Text: Matthew 2:11 – ‘On coming to the house, they saw the child with his mother Mary, and they bowed down and worshipped him. Then they opened their treasures and presented him with gifts of gold and of incense and of myrrh. ‘
To us, it’s as cosy as a Christmas tree and as comfortable as an old pair of slippers. Of course, we just couldn’t leave it alone, this story of the Magi from the East who came to visit the infant Jesus. So we’ve added a few bits of tinsel and some baubels of our own. We need a definite number of Wise Men: so let there be three. What names shall we give them? Caspar, Balthasar, and Melchior, they sound suitably eastern. Now let’s plonk them down in the stable along with Luke’s shepherds on Christmas night: shepherds on the left, wise men on the right, angels at the back. Now all together: “Ah!”
In fact, we don’t know the names of the Magi, or how many there were, or exactly where they came from, or precisely how long after the Saviour’s birth they came, or what led them to think that the star they had seen in the night sky signified the birth of a new king in Judea. Much is mystery.
But this much is clear. One day, towards the end of the reign of Herod King of Judea, a group of astrologer-priests, probably from what used to be called Persia, knocked on the door of an ordinary house in Bethlehem in Judea and asked to see the new king. And Matthew (2:11) tells us that they came, they saw the infant Jesus, they worshiped him, and they offered him gifts of gold, incense and myrhh.
They came, they saw, they worshiped and they gave. I’m going to take these four items in two pairs.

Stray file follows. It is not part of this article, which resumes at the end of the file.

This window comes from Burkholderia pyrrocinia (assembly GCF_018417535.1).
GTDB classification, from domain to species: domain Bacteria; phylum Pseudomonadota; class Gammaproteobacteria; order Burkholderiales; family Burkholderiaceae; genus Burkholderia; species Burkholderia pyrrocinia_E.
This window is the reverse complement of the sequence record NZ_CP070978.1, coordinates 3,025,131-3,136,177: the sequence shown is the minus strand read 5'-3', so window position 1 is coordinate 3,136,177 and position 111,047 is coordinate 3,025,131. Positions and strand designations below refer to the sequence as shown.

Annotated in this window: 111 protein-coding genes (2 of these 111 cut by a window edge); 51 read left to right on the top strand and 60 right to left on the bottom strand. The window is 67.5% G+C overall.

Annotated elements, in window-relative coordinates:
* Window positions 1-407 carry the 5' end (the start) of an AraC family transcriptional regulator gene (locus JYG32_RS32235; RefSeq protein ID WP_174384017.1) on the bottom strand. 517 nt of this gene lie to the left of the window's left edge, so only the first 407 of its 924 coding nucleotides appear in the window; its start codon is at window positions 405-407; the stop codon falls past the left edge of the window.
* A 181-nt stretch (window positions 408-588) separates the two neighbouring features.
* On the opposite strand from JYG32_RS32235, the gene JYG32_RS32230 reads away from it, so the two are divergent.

1. They came and they saw
See the contrast here with the great and the good of Jerusalem – the chief priests and teachers of the law. They didn’t come and they didn’t see. They knew from Scripture that the Messiah was to be born in Bethlehem (v4ff). But they couldn’t even be bothered to leg it the 5 miles down the road to see for themselves. ‘He came to his own, and his own received him not.’
With these strangers, these Magi, however, it was very different. Theirs would have been a hazardous 500-mile journey that took several weeks. They would have had to travel through or skirt round the desert. They would have endured heat by day, and cold by night. They would have been in constant danger from robbers and wild animals.
They might well have stayed at home, and said to one another, “Oh, look up there in the sky. That means there’s a new king born over there in the West, in Judea. How interesting. Look at that time, it’s getting late. Let’s go to bed.”
Or, having travelled as far as Jerusalem, they might have said, “That’s quite far enough. Let’s leave the gifts here on the temple steps and get back to our wives and families.”
But no: they travelled until they found the new king. They came and they saw. I’m putting these two things together for a reason. There is a tendency these days to be more interested in questions than in answers, in problems than in solutions, in the journey rather than the destination.
‘It is better to travel hopefully than to arrive.’
It’s good to have an open mind that asks lots of questions; but the point of having an open mind is the same as having an open mouth – to be able to close it on something solid.
The Magi were determined to reach their destination. They wanted to see for themselves. Nothing would deflect them from their search. Nothing was too much trouble.
So what trouble are we prepared to take in our search for Christ?